Tribeca Film Festival: Part critique on the media’s selective projection of beauty and part coming-of-age story from the perspective of a homosexual youth, Bad Hair elegiacally chronicles the struggle to want to belong and develop into one’s self, when faced with hostile and social barriers.
Junior, played by Samuel Lange Zambrano, is a 9-year-old Venezuelan boy who obsesses over straightening his curly hair. He spends his days in his proletariat compound, aspiring to have straight hair for a school photo. His obstacles come in the form of economic limitations and a homophobic mother (Samantha Castillo) who can neither afford to pay for his school photos nor allow her eldest son to effeminate his appearance.
Director Mariana Rondon’s third feature film is a heartbreaking illustration of the inauspicious social climates that suffocate development of one’s self-identity. She allows her protagonist’s hair problems to denote both his intrinsic struggle with his sexuality and be a product of targeted commercialism. Junior wants to change his hair, he rejects its naturalism, in search of an externalization of how he thinks he should look. However, Rondon offers audiences a rare, raw look into the psyche of her young character, when she shows us the negative influences in Junior’s life. Junior’s critical mother abhors her son’s becomings and goes to, often, cruel measures to yield it. She eventually offers her son an ultimatum that forces him to decide the kind of life and environment he wants to grow up in.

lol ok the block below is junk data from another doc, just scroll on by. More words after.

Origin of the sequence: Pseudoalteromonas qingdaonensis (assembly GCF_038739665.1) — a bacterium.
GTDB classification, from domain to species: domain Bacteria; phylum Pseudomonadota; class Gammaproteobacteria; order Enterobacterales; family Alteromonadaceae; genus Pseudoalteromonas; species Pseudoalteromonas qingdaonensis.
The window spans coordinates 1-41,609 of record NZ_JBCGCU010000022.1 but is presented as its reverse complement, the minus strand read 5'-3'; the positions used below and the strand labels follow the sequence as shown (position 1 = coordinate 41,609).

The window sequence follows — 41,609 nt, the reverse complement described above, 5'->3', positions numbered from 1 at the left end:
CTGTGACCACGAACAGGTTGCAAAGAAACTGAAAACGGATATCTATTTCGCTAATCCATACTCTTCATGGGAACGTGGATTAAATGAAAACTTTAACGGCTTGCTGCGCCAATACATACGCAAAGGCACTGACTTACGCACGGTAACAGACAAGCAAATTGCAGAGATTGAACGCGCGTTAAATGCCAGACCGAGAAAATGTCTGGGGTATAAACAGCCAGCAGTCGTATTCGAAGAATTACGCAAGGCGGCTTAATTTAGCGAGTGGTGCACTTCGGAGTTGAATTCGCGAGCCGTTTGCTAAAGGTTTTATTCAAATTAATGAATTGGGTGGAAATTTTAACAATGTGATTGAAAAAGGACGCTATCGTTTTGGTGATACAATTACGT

Junior is also enamored with and influenced by the ideologies of good hair portrayed in the media – the Miss America pageants he watches on TV, the Barbie dolls his female friend plays with, etc. He doesn’t yet understand how different he is from other boys, but his mother’s invective quickly makes a disturbing psychological impact on him. This film is as much about self-exploration as it is about negative conformity.
In Rondon’s stark and bleak portrait of poverty and Venezuelan slums, her two main actors shine like gold. With truly remarkable performances from Zambrano and Castillo, it’s almost hard to believe this is their first film. Castillo, who draws eerie parallels to Kim Wayans’ character in 2011s Pariah, is just superb; You love her performance just as much as you hate her character. She completely embodies the intolerance and austerity of a mother who neither understands who or what her son is, nor wants to, with what seems like an effortless approach.
Zambrano plays his part just as effortlessly. He’s able to showcase all the complexities of what his character is going through and, at the same time, elicit all the idiosyncrasies of being that young and innocent.
Bad Hair demonstrates the hurdles of growing up and wanting to be different, but, more importantly, it demonstrates the painful reality of being forced to fit into a societal mold. With amazing performances and a great story, this is a breathtakingly raw, beautiful and sad film.